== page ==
Bolivia needs our solidarity


For Bolivia‘s indigenous majority there is no going back. The election in 2005 of Bolivia‘s first indigenous president, Evo Morales, marked a watershed — a before and after in Bolivia‘s history — after more than 500 years of struggle against imperialism and colonialism. It marked a conscious step forward by Bolivia‘s indigenous majority in its struggle for justice and equality.

As Morales pointed out in an August 22 interview with the BBC, right from the start Bolivia’s right wing “said this little Indian is only going to be president for three or four months. That day passed and now they say this little Indian is going to be here for a long time, we have to do something about it; and that means encouraging confusion or destabilisation.”

 

That is why today a resurgent right wing is determined to destabilise the country and government — even if it means plunging the country into civil war or provoking a violent military coup — to bring down Morales, and with him the hopes and dreams of millions of indigenous and non-indigenous people, not just in Bolivia, but throughout Latin America and the world.

 

Distribution of racist material inciting people to “bring down this Indian shit”, provoking violent confrontations, holding civic “stoppages” enforced by fascist youth groups, and smuggling arms into the country — these, and more, are ingredients in a conspiracy to overthrow Morales. The public faces of the right wing, centred in the wealthy departments (states) of the east, are the opposition governors and the unelected, business-controlled civic committees — in Santa Cruz, Pando, Beni and Tarija — now openly joined by the civic committee of Cochabamba and Chuquisaca. Behind them stand the gas transnationals, large agribusiness and the US empire, all of whom benefited from ransacking Bolivia‘s enormous natural wealth while pushing the country to the position of the poorest in South America.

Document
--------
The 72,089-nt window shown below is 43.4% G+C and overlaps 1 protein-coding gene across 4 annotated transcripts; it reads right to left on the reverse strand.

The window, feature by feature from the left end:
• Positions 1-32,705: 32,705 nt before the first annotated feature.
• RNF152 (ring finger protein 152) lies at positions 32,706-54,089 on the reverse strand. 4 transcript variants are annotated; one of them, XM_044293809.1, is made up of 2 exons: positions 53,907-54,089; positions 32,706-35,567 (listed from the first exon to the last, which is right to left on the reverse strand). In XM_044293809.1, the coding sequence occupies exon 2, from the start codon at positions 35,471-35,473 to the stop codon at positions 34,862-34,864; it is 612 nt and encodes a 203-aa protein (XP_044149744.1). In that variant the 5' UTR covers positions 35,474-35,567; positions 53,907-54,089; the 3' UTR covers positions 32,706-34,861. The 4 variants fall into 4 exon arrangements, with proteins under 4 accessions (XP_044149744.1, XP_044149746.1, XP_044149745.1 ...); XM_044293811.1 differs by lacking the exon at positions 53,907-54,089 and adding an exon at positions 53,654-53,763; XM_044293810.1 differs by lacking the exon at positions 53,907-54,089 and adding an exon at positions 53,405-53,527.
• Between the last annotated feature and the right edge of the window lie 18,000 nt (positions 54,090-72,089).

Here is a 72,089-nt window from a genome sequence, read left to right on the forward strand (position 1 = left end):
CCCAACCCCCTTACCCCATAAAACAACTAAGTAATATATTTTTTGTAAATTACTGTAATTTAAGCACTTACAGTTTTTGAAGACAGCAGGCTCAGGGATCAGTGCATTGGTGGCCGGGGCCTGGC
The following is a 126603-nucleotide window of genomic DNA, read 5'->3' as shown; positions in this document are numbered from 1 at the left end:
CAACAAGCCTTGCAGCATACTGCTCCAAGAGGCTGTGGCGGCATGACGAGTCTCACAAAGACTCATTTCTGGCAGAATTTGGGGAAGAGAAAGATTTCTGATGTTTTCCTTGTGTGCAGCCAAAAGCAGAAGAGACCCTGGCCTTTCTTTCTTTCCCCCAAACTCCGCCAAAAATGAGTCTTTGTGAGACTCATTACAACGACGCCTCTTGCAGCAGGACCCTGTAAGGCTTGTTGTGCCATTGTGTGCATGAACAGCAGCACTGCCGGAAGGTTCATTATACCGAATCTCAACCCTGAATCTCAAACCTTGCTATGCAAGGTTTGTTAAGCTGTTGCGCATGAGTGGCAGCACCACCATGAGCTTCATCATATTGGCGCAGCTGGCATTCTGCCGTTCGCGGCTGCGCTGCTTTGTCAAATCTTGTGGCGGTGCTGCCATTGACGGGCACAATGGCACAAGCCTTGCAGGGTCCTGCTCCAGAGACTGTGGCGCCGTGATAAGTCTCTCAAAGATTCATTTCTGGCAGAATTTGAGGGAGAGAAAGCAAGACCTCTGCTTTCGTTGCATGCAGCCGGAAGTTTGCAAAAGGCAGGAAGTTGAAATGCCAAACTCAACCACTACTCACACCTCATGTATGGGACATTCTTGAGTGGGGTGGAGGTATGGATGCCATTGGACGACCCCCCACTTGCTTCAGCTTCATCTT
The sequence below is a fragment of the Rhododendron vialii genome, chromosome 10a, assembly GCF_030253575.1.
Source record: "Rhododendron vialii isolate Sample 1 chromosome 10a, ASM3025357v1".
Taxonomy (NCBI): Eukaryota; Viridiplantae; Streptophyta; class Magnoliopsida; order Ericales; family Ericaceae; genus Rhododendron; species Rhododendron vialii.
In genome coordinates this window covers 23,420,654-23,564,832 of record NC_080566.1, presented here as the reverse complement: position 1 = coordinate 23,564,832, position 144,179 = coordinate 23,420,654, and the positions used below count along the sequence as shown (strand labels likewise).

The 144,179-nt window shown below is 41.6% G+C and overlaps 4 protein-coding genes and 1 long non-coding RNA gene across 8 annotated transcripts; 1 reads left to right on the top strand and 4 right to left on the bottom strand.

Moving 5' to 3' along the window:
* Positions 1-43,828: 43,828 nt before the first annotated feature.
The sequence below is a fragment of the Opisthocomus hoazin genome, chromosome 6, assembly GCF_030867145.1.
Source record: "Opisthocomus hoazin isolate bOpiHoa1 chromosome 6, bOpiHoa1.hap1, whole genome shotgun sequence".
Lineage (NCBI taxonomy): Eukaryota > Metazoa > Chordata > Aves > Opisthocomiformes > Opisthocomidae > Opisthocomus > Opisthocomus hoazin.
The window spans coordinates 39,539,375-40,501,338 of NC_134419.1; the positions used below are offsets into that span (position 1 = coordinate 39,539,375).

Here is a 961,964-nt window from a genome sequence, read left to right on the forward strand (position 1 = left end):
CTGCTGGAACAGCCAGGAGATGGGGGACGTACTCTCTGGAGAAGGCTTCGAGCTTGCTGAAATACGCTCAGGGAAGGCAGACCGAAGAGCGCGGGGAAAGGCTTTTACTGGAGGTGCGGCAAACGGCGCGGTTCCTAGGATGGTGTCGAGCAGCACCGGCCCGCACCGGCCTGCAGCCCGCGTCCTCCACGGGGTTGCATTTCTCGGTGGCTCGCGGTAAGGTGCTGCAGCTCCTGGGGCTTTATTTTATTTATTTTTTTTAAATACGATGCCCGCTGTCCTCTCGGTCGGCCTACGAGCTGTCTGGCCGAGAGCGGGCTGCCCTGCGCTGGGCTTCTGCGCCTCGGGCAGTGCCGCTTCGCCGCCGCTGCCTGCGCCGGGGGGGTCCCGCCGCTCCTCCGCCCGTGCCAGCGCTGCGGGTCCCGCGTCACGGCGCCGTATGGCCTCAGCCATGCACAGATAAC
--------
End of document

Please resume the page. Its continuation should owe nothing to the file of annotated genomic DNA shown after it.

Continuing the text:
But their task will be far from easy. The election of “this little Indian” came on the back of a wave of social rebellion, fuelled by an increasing rejection of neoliberalism and the emergence and growth of national and indigenous pride, based on the celebration of the country’s indigenous peoples and recuperation of its natural resources. It was also the result of a conscious decision more than 10 years ago by the indigenous, campesino and coca-growers’ movements to move “from resistance to power” and construct their own “Political Instrument for the Sovereignty of the People” — more commonly know by its electorally registered name, Movement Towards Socialism (MAS).

 

Gaining the support from an important section of the country’s middle class and intellectuals for its project, MAS was able to win the 2005 national elections, crushing the traditional politicians whose subservience to the US empire had almost led to the total suffocation of the country.

 

Today, the Bolivians who due to their skin colour were previously excluded from the plaza in front of the presidential palace, and who protested outside it to overthrow other governments, have begun to take over the positions of power. This act has been a powerful catalyst in rebuilding the self-esteem of the people, who now proclaim with pride their indigenous roots.

 

The central task entrusted to the MAS government was to convoke a constituent assembly in order to “refound” Bolivia, ending injustice and recognising the rights of the previously excluded indigenous majority.

 

However, more than a year since the assembly’s inauguration in Sucre in August 2006, it is yet to vote on a single article for the new constitution. The same political minority that ruled over the demise of the country today cries out in defence of “democracy” and “autonomy”, with the objective of protecting its political enclaves and economic power and mobilising sectors of the white and mestizo middle classes of the east and west against the government.

 

The stalling tactics and latest round of violent protests by the right wing, this time in Sucre, threatened the security of the assembly, forcing some indigenous delegates into hiding in order to avoid racist attacks. On September 7 the assembly directorate voted to suspend sessions for a month as it was unable to guarantee security.

 

On September 10, more than 10,000 campesinos and indigenous people marched through Sucre in a show of force to defend the constituent assembly and national unity. Unlike the scenes of violence over the previous weeks, the streets of Sucre were filled with a festive tone.

 

Later in the day, during the 10,000-15,000 strong Social Summit, the social organisations resolved to “defend, including with our lives, the constituent assembly and this process of irreversible profound change being driven forward by the historic forces of our peoples and the indigenous, originario and campesino nations, together with the popular organisations”.